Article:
In the past five years, the US economy has been suffering and this has of course resulted in there being a number of cuts in various governmental departments and one of them was the education sector.

New infrastructure, supplies and programmes to improve teaching at such a time seemed impossible. However, even in such hard times, there has been a ray of hope– the Baldrige Criteria for Performance Excellence. The Baldrige criteria have helped to change Iredell-Statesville Schools from being average to high performing schools.

Iredell-Statesville Schools in North Carolina is a district of thirty-six schools, that was struggling against a measly graduation rate and a high dropout percentage. However, ISS still had a dream to reach the top ten ranked districts in the state.

By 2008, the picture had turned around, with the help of innovative programmes like the early-college programme designed for people who are the first in their family to go to college, other imaginative methods like a differentiated diploma (letting a student graduate with less than the customary credits at ISS).

As a result ISS won the 2008 Baldrige Award, although funding was still a problem. Dropout rates became very low and the graduation rate soared to eighty percent. This improvement allowed ISS to apply to a grant to the US Department of Education later to solve the funding problem.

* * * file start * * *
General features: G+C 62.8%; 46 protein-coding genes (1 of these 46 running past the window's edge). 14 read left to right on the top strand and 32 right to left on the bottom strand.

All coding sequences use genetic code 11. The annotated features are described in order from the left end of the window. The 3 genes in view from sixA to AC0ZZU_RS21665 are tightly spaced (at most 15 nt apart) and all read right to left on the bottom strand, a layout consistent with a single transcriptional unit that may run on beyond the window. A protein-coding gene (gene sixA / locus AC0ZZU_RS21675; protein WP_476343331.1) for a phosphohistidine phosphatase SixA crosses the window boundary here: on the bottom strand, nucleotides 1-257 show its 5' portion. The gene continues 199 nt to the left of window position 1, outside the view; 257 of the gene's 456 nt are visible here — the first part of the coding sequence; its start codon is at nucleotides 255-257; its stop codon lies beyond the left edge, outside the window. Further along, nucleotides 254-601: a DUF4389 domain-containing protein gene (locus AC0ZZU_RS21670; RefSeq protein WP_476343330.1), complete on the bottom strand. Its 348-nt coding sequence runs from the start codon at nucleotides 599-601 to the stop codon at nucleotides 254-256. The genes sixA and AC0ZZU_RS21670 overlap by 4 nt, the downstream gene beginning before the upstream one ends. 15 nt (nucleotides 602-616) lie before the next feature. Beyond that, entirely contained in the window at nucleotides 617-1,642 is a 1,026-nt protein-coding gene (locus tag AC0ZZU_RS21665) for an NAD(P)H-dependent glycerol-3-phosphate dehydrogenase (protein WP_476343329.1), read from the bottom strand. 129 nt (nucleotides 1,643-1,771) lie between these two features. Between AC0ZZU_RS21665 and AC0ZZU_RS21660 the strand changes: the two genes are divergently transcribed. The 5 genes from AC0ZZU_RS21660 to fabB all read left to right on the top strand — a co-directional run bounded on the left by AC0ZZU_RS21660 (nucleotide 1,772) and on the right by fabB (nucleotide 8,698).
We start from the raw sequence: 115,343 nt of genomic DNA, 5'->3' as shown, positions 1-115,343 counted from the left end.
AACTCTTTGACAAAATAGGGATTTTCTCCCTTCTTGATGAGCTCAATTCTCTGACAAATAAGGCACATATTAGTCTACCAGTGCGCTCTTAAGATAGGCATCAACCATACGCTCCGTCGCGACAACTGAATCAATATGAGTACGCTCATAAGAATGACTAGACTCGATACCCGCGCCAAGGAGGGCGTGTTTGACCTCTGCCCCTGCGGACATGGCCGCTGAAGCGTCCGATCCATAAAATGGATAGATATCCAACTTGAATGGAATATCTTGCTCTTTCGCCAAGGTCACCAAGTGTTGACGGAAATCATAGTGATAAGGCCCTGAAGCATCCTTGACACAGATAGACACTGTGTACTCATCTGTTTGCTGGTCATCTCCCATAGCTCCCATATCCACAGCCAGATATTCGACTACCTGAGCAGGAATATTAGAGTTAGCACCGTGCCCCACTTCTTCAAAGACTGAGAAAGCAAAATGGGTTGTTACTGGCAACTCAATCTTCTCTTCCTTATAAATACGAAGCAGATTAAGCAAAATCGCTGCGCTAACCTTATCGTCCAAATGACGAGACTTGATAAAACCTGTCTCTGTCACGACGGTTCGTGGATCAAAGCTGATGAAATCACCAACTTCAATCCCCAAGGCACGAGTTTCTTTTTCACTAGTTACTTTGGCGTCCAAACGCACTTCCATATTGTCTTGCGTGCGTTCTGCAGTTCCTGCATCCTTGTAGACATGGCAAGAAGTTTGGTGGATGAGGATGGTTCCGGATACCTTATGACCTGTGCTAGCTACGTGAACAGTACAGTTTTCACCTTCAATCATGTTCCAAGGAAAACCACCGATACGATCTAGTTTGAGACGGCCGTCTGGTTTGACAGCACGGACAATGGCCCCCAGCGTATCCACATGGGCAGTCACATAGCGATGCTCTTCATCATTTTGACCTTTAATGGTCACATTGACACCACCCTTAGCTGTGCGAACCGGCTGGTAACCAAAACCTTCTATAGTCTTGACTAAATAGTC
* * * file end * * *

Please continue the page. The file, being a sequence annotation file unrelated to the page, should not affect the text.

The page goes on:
Baldrige processes have been highly effective for ISS and turned their performance around, which is evidence that everybody has the potential; one only needs to apply business excellence frameworks properly to bring out the potential.

Below is a blog post from Blogrige (the official Baldrige blog) on Iredell-Statesville Schools’s Business Excellence journey

It’s no surprise to anyone that the economy has been bad. And in the education sector, where healthy budgets mean that teachers have the needed supplies and students have the adequate guidance to learn, a bad economy can be especially bad.

The Baldrige Performance Excellence Program has been interviewing past Baldrige Award recipients to ask if they are still using the Criteria for Performance Excellence and what the Criteria have done for them; we call these interviews “success stories

At Iredell-Statesville Schools (ISS) in North Carolina, a 2008 Baldrige Award winner, the economy’s impact on the budget has been bad, but with the help of the Criteria, senior leaders have put processes in place and tightened up those processes. This has helped the district to be more competitive for grants and embed its culture of continuous improvement.

“Our district’s commitment to quality has served us well,” says Brady Johnson, superintendent, Iredell-Statesville Schools. “This is particularly true in the wake of the recession. In spite of draconian budget cuts, and the loss of 11 percent of our workforce, our students’ performance continues to improve. I attribute this to our focus on the Baldrige Criteria and our commitment to continuous improvement.”

Read more about ISS’s story. (See right-hand column and scroll down to the story “A Vision to be Among the Best.”).

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